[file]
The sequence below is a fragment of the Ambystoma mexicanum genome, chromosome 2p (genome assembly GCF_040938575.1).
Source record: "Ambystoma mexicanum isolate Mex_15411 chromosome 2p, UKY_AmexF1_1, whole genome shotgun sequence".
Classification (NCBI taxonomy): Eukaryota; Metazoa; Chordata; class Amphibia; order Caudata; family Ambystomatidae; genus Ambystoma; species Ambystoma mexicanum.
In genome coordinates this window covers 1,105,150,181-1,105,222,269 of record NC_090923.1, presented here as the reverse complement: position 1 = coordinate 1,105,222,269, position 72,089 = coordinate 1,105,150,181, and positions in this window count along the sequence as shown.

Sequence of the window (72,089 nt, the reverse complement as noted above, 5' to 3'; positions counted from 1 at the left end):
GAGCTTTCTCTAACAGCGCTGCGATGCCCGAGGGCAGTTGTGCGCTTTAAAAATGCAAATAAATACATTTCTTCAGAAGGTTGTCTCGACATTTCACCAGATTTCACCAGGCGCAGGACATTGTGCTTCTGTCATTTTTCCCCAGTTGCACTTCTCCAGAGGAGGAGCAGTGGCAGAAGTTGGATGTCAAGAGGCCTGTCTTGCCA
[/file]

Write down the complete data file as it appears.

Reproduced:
The sequence below is a fragment of the Ambystoma mexicanum genome, chromosome 2p (genome assembly GCF_040938575.1).
Source record: "Ambystoma mexicanum isolate Mex_15411 chromosome 2p, UKY_AmexF1_1, whole genome shotgun sequence".
Classification (NCBI taxonomy): Eukaryota; Metazoa; Chordata; class Amphibia; order Caudata; family Ambystomatidae; genus Ambystoma; species Ambystoma mexicanum.
In genome coordinates this window covers 1,105,150,181-1,105,222,269 of record NC_090923.1, presented here as the reverse complement: position 1 = coordinate 1,105,222,269, position 72,089 = coordinate 1,105,150,181, and positions in this window count along the sequence as shown.

Sequence of the window (72,089 nt, the reverse complement as noted above, 5' to 3'; positions counted from 1 at the left end):
GAGCTTTCTCTAACAGCGCTGCGATGCCCGAGGGCAGTTGTGCGCTTTAAAAATGCAAATAAATACATTTCTTCAGAAGGTTGTCTCGACATTTCACCAGATTTCACCAGGCGCAGGACATTGTGCTTCTGTCATTTTTCCCCAGTTGCACTTCTCCAGAGGAGGAGCAGTGGCAGAAGTTGGATGTCAAGAGGCCTGTCTTGCCA